I had a small list of things I wanted to touch base on next week all lighthearted and fun, but alas, I find myself here before all of you seeking some advice.
The girls started the day jazzed for their first sleep over friend, their cousin Amber. I don't think I can even count how many times they requested a time check this morning. Finally, she arrived and we set about having a fun-tastic day. Things went swimmingly at first, as they usually do. Eventually the tide turned and it did so in a way that I have been observing more and more over the last few months. I suppose being home now has allowed me the opportunity to be more present.
Amber wanted to play with Addi. Just Addi. ....Ouch....
At first my anger flared a little (as I said, I had watched this before) and I did what I thought was best at the time and marched us all back inside. If we couldn't all play nicely together outside, then maybe it was time for a change of activity.
But is was only moments after moving inside that I had Lili sobbing in my lap again. I asked her what was wrong, already dreading the answer, and she looked right at me with her puffy red eyes and tear streaked face and said, "I think Amber came here to only play with Addi. They don't want me to play with them". Right then, my heart broke in a million little pieces. I know that feeling and now to top it off I know the pain of being the ineffectual mother- a completely helpless role. I don't know that there is any feeling worse than being a mother unable to take away the suffering of her child.
I know, I know, it isn't my job to prevent these things from happening. Happen they will. But I always thought I'd in one way or another have the power of magic kisses. To be able to say just the right thing to make things a little better. But all I had for this stricken, lonely young girl was a mumbled "I'm so sorry" and a hug. Nothing that made it feel any better. Nothing that made her feel wanted. Nothing that made her feel less alone amongst her peers.
And after I managed to comfort her I was left with the fact that this was a situation I clearly didn't know how to handle. After all, Lili has had this problem for some time now. We first heard about it at daycare when one of the children refused to play with Lili because she didn't like her dress or her hair wasn't cute enough or she couldn't run fast enough, etc. Eventually we changed daycare and assumed it was behind us. But at the next daycare home we saw the same dynamic setting up- Addi was in and Lili was out, left to play with the younger kids/babies. This continued dynamic eventually led to us searching out a daycare center where the girls had options upon options of kids to play with and where no one ever had to be left out. I heard no more about it.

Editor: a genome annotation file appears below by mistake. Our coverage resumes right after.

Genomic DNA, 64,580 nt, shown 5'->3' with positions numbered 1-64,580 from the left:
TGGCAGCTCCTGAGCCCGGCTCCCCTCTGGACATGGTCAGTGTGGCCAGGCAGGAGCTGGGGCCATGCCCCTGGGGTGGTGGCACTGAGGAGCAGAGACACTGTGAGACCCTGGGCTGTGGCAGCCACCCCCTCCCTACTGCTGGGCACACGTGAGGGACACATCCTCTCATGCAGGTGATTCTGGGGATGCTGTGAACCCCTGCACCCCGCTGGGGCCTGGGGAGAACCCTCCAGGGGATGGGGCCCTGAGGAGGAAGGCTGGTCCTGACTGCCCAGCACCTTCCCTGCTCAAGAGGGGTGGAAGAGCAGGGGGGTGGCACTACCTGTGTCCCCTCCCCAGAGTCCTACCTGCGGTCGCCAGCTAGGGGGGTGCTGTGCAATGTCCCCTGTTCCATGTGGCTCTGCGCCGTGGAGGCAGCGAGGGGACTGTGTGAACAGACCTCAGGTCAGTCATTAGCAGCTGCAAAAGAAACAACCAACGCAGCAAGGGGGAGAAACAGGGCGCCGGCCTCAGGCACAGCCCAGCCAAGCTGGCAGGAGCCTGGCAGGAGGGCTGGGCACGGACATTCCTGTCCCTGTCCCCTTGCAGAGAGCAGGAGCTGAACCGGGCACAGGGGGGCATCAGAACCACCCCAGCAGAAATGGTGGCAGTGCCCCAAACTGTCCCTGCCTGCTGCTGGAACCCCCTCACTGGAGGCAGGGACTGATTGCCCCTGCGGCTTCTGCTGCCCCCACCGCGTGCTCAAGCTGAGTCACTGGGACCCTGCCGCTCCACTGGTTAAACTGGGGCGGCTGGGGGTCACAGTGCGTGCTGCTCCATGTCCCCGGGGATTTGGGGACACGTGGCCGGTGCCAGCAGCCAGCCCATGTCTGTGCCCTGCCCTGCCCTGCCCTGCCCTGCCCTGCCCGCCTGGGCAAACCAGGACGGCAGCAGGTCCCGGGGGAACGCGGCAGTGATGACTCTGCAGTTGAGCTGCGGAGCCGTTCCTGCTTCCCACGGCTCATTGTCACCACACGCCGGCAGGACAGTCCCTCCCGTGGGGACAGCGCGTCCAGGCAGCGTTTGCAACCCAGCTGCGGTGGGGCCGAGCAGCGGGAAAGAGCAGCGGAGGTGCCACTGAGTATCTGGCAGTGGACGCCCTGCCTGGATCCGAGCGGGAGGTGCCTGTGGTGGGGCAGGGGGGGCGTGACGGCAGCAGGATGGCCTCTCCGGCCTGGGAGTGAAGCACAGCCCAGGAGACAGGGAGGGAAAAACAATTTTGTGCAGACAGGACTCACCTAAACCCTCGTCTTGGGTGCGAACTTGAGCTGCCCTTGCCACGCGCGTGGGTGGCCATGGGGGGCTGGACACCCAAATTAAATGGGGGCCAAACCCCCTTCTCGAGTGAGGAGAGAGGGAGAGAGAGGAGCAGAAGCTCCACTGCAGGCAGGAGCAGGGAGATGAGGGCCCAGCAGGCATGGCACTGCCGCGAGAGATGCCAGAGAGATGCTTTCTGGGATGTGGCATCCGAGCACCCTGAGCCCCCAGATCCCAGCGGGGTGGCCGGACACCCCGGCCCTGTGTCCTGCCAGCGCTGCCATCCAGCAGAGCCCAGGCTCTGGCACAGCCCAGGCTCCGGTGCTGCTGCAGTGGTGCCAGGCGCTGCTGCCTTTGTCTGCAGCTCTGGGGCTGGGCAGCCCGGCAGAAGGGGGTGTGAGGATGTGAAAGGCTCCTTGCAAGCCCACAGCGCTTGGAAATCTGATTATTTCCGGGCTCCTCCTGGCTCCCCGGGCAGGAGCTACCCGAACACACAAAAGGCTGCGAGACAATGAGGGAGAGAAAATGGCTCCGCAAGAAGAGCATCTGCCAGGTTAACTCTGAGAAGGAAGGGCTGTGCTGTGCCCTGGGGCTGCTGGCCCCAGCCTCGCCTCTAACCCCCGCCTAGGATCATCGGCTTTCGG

That is until I started staying home and began to observe it when we went to Kindergym or the mall and played with strangers or when we went elsewhere and played with friends. Always the same; Addi's in and Lili's out.
I've been racking my brain trying to figure out what it is. Is it personality traits- Addi is very "go with the flow", though Lili never seems to disagree with a friend and never is rude. Is is just something as simple as their looks- Addi has longer hair and dresses more girly most days. But then it occured to me that it didn't really matter why. After all, I'm not even entertaining the idea of changing one thing about Lili. She is the most affectionate, empathetic, sweet and compassionate young girl. She is genuinely amazed by life and loves to share her discoveries and is incredibly smart. No, she is definitely not the issue and changing her is not an alternative. I mean, just look at her...
The issue is how do I help her (and perhaps her sister some day) deal with these feelings of exclusion? They've always had a built in playmate they've never had to share. How do I teach them the value of alone time? How do I teach them the importance of including others? How do I teach them to pick themselves up and hold their heads high after rejection? Especially when the rejection is repeated? How do I teach them that self worth is not based on being included in every game? These are the questions I need help with.
I know that I can simply change the activity and find a game or something that everyone can play. That I can better plan sleepovers in the future, etc. But it really isn't that simple. If you've ever been the kid (or even grown up) that has felt excluded, different, less than, well then you know what I mean. Those things, those feelings are still there even once the activity has been changed and if you're smart like Lili is smart than you know that their hand was forced and your sadness still lingers.
I spent a couple years in therapy during school to learn to counteract those demons inside my head that told me everyone was laughing at me, that I wasn't good enough or that I was too different. I don't want that for my daughters. So how do I prevent it?
So, mothers of multiples, multiples yourself, former fat kids, nerds, dweebs, loners, mothers & fathers of kids who are bullied or former kids that were bullied, hell, maybe even a reformed bully or two please send me some words of wisdom. I need them today.